Figure 1. ESB cache pattern
ESB Cache Pattern

Figure 1 is adapted from Enterprise Service Bus: Making SOA real.

Under closer investigation, there are two detailed design challenges the Cache Mediation pattern needs to solve:

Challenge 1: Identify the request and corresponding response in asynchronous messaging environment

A cache can be viewed as simply a collection of cache items (key, data). Data is identified by its key in the cache. A cache class can has one basic method "Object hitCache(Object key)" which returns the corresponding data according to a key, and places fresh data into the cache if it is missed according to a specific cache refreshing policy.

The cache needs to identify the request and corresponding response to accelerate service responsiveness. The request data is used to generate the cache key, and the response data is stored in the cache as cache data in the cache item. So when the same request is issued to the service provider, the response data can be retrieved from cache directly. Both server side cache and client side cache have the convenience that it can identify a request and its response easily from one invocation. For example, the hitCache method can look like this:

Listing 1. hitCache method
	public Object hitCache(Object request) {
   Object key = generateKey(request); 
   Object response = this.cache.get(key); //cache is missed, invoke the service and get response data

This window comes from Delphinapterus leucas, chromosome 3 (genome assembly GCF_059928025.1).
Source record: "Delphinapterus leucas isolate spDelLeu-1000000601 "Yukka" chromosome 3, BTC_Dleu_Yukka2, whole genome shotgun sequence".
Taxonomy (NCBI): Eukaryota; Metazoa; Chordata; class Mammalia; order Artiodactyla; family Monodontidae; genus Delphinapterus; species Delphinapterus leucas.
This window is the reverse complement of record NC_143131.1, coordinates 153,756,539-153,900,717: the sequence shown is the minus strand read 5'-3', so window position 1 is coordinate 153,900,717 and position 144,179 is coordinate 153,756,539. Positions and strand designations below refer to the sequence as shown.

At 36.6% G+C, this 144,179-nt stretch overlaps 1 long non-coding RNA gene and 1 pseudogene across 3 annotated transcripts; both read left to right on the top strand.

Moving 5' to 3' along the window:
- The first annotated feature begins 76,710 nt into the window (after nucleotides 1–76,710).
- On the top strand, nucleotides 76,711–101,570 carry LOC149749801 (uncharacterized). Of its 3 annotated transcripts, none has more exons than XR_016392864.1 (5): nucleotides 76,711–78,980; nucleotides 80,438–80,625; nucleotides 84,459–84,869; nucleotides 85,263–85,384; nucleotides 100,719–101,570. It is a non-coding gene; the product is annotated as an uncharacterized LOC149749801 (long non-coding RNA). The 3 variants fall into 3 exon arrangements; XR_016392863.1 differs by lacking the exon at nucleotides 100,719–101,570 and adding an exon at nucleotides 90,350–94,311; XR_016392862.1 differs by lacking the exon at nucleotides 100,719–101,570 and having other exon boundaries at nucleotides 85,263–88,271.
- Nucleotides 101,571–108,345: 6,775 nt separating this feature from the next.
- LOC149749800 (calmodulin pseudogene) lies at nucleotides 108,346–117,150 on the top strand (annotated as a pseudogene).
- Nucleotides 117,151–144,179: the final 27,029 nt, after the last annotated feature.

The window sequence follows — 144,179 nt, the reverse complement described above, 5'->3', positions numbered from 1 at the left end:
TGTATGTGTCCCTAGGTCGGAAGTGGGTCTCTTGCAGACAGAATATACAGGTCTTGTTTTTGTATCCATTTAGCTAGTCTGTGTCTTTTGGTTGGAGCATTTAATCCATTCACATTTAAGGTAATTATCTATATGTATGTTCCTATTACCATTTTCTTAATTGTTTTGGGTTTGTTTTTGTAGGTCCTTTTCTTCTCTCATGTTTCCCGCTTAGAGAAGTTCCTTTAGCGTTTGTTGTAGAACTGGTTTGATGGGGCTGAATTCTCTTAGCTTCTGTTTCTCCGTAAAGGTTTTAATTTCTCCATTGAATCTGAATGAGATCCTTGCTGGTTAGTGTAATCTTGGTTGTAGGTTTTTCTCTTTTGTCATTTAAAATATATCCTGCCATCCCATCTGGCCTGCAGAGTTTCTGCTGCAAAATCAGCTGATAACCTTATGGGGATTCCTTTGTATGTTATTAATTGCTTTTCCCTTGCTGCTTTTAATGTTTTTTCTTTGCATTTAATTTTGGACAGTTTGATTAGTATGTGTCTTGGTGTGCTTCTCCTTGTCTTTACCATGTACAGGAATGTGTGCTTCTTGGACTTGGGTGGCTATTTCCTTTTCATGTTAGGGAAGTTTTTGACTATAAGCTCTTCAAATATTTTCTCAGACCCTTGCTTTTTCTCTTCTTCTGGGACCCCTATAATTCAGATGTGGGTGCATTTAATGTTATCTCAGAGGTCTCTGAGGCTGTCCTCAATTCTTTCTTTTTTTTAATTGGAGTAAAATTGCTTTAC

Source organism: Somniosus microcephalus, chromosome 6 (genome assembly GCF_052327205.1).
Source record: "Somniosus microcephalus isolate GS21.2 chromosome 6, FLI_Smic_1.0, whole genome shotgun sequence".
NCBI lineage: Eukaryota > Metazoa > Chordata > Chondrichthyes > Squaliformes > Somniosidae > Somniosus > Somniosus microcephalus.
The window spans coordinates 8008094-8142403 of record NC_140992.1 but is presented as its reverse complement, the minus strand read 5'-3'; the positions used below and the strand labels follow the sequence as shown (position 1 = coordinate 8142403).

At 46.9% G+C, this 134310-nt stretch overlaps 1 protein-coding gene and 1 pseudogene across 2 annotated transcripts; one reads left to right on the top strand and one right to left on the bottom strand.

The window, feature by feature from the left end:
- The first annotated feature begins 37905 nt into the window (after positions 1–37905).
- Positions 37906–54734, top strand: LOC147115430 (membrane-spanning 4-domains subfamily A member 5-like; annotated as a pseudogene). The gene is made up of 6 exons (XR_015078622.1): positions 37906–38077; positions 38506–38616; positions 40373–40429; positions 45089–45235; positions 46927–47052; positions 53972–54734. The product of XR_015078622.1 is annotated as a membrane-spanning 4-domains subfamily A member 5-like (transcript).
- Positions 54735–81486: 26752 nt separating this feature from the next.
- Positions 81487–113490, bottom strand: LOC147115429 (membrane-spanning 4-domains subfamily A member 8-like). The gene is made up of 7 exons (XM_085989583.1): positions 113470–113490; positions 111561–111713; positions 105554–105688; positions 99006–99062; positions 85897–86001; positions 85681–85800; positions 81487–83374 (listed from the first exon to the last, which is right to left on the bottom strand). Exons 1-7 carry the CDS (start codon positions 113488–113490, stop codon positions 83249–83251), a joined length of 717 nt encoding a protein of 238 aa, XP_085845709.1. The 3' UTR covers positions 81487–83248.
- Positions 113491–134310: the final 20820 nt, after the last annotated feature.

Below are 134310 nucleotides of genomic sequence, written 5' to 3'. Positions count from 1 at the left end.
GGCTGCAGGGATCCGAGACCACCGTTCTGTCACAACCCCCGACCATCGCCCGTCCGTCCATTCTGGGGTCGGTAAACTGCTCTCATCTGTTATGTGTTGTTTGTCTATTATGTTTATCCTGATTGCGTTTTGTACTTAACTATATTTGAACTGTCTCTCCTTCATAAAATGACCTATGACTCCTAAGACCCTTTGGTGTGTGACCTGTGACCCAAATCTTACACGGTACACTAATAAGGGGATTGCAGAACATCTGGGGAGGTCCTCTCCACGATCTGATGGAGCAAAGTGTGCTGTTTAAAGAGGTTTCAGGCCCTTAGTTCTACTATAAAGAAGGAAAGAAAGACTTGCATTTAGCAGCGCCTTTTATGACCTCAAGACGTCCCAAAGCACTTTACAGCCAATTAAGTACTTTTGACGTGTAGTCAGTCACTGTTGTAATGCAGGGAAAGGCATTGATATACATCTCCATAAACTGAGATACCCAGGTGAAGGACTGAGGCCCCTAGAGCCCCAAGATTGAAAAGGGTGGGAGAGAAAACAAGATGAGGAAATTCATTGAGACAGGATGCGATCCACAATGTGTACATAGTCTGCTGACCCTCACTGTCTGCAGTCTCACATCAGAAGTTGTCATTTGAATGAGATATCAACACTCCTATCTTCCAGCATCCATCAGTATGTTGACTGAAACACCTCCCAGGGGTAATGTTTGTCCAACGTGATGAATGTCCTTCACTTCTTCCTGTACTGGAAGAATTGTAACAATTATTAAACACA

if (response == null){ 
      response = this.service.invoke(request); 
      this.cache.add(key, response); 
   } 
   return response; 
   }

In a messaging environment, the invocation is different. The request message and response message are delivered independently. Figure 2 depicts this behavior. In this environment, message mediations work independently and asynchronously. Request messages and response messages trigger request message mediation and response message mediation respectively. For example, in the Service Integration Bus (SIBus) implementation of ESB in IBM® WebSphere® Application Server, the message mediation handlers are implemented as Enterprise Java™ Beans (EJBs). Neither the request mediation nor the response mediation can identify the request message and its corresponding response message in the same invocation of the hitCache method, as illustrated above. Request mediation and response mediation work independently,that is, when response mediation is triggered by a response message, the request mediation may become inactive. The Mediation Cache pattern requires a special design to handle this problem.

Figure 2. Behavior of mediations in messaging middleware
Behavior of mediations in messaging middleware

Challenge 2: Leverage existing caching mechanism